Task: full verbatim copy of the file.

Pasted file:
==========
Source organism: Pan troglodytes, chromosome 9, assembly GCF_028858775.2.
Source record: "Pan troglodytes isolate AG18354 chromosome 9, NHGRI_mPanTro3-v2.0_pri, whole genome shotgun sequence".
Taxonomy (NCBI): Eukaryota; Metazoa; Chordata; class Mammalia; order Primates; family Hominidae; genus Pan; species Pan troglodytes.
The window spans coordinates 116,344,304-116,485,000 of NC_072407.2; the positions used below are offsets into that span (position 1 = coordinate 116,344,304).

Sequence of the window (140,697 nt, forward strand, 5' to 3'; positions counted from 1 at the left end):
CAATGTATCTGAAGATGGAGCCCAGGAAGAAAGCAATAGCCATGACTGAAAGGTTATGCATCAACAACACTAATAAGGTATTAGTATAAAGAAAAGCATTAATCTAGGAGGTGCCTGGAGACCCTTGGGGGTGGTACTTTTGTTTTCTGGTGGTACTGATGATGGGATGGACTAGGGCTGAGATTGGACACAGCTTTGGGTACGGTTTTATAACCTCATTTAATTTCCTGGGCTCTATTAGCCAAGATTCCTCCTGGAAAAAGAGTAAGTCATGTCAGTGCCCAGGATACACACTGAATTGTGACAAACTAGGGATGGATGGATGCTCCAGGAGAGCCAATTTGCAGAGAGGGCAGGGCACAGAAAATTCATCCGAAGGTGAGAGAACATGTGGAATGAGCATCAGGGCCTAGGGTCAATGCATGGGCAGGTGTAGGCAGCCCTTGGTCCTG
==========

Source organism: Pan troglodytes, chromosome 9, assembly GCF_028858775.2.
Source record: "Pan troglodytes isolate AG18354 chromosome 9, NHGRI_mPanTro3-v2.0_pri, whole genome shotgun sequence".
Taxonomy (NCBI): Eukaryota; Metazoa; Chordata; class Mammalia; order Primates; family Hominidae; genus Pan; species Pan troglodytes.
The window spans coordinates 116,344,304-116,485,000 of NC_072407.2; the positions used below are offsets into that span (position 1 = coordinate 116,344,304).

Sequence of the window (140,697 nt, forward strand, 5' to 3'; positions counted from 1 at the left end):
CAATGTATCTGAAGATGGAGCCCAGGAAGAAAGCAATAGCCATGACTGAAAGGTTATGCATCAACAACACTAATAAGGTATTAGTATAAAGAAAAGCATTAATCTAGGAGGTGCCTGGAGACCCTTGGGGGTGGTACTTTTGTTTTCTGGTGGTACTGATGATGGGATGGACTAGGGCTGAGATTGGACACAGCTTTGGGTACGGTTTTATAACCTCATTTAATTTCCTGGGCTCTATTAGCCAAGATTCCTCCTGGAAAAAGAGTAAGTCATGTCAGTGCCCAGGATACACACTGAATTGTGACAAACTAGGGATGGATGGATGCTCCAGGAGAGCCAATTTGCAGAGAGGGCAGGGCACAGAAAATTCATCCGAAGGTGAGAGAACATGTGGAATGAGCATCAGGGCCTAGGGTCAATGCATGGGCAGGTGTAGGCAGCCCTTGGTCCTG